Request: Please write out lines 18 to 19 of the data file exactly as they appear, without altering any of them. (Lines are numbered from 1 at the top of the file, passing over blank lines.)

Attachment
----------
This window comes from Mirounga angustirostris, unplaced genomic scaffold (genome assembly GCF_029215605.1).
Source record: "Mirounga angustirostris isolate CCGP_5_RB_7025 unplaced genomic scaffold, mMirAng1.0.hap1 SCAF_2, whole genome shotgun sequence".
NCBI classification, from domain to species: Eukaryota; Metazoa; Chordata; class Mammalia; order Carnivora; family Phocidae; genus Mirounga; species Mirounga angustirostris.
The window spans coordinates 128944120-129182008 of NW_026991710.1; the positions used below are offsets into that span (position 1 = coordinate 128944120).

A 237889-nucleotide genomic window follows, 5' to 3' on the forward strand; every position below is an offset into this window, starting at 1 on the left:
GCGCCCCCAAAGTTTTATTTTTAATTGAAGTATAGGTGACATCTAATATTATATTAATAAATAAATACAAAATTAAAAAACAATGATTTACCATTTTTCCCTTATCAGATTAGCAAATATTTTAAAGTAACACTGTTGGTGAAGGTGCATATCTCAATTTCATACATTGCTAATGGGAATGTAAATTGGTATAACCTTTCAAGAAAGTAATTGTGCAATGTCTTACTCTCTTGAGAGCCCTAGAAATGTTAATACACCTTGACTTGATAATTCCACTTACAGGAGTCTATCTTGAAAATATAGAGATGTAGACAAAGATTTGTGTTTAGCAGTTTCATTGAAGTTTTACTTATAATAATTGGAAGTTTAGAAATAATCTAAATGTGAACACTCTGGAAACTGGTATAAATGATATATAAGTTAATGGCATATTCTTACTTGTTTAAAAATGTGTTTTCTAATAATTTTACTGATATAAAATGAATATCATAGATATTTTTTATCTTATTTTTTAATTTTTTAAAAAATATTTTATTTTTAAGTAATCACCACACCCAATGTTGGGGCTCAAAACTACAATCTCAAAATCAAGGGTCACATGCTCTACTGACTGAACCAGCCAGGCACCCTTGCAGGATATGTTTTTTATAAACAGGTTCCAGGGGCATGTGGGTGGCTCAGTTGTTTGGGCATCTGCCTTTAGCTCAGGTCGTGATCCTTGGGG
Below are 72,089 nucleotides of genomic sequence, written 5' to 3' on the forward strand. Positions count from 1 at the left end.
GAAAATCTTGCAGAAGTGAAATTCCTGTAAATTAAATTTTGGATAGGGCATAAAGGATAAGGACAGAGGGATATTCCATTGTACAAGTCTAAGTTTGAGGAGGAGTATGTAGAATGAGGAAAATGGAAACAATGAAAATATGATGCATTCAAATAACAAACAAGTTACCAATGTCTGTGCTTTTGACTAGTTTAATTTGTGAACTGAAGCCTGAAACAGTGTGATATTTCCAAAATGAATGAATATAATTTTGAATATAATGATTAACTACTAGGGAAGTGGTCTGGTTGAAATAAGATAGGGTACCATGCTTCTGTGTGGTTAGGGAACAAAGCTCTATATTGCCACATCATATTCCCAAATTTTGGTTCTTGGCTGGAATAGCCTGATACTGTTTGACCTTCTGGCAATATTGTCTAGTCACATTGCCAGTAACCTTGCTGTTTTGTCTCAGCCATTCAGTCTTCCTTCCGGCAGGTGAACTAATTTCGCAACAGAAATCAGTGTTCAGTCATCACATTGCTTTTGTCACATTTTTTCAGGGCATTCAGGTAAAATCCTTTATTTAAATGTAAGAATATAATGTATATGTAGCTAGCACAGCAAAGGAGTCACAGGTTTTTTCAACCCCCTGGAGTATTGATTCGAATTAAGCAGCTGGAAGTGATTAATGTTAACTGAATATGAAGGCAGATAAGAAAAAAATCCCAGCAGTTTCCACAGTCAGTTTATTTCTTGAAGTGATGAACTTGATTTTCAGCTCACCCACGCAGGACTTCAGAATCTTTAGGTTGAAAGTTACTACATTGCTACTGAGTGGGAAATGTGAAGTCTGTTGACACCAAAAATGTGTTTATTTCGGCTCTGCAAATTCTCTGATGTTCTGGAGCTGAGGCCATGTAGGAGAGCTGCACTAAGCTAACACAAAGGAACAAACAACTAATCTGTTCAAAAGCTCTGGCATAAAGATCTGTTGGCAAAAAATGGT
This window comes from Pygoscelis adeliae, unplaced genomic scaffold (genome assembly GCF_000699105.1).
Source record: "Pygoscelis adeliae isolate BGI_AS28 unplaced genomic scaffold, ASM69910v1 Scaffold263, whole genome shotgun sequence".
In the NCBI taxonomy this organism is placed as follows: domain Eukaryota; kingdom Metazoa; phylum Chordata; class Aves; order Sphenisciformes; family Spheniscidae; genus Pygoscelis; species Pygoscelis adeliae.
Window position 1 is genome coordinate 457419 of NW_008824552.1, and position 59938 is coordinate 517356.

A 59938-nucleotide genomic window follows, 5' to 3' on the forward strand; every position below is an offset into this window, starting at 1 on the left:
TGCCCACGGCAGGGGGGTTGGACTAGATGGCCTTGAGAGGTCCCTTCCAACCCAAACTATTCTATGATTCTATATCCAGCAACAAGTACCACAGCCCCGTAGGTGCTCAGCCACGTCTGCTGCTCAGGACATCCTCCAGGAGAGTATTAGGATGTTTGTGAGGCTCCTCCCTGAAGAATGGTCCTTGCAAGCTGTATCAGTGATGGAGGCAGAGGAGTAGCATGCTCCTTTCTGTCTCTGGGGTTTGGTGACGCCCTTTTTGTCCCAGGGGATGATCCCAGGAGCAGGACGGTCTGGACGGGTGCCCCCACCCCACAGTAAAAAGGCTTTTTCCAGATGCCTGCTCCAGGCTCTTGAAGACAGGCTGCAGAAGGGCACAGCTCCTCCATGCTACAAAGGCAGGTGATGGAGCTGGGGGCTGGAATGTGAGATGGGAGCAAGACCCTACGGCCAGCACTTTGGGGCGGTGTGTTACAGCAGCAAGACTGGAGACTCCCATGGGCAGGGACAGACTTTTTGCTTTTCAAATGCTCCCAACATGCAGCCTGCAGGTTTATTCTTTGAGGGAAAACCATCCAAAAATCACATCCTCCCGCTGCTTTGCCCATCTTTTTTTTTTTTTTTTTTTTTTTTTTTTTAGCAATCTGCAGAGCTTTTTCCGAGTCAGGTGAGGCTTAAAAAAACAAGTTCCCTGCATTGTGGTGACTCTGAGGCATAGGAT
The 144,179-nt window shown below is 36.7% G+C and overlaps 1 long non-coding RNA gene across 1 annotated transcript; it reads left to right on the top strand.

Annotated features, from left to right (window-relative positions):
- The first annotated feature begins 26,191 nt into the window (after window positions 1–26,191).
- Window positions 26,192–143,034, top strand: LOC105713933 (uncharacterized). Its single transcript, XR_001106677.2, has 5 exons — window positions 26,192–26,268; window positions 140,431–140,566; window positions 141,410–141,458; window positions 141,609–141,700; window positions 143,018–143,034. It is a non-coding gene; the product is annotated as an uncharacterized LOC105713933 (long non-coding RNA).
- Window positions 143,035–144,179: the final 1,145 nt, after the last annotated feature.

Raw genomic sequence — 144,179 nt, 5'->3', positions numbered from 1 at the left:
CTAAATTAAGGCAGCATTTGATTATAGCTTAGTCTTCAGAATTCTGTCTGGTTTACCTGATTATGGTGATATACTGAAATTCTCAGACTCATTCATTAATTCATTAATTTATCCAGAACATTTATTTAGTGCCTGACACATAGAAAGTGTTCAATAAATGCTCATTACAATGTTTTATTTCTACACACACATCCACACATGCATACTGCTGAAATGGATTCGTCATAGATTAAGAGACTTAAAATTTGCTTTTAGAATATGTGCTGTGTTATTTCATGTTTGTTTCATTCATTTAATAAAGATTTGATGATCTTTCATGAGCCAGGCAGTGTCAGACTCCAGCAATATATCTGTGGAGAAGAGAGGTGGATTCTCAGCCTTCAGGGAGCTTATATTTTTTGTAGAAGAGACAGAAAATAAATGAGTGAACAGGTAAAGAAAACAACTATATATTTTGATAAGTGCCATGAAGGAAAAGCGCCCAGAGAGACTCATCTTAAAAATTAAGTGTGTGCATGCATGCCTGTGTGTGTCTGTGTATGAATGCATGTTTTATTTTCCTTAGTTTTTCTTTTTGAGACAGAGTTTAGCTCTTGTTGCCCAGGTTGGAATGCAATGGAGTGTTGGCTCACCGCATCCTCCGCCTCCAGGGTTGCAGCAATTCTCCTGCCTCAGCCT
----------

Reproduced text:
- Window positions 26,192–143,034, top strand: LOC105713933 (uncharacterized). Its single transcript, XR_001106677.2, has 5 exons — window positions 26,192–26,268; window positions 140,431–140,566; window positions 141,410–141,458; window positions 141,609–141,700; window positions 143,018–143,034. It is a non-coding gene; the product is annotated as an uncharacterized LOC105713933 (long non-coding RNA).
- Window positions 143,035–144,179: the final 1,145 nt, after the last annotated feature.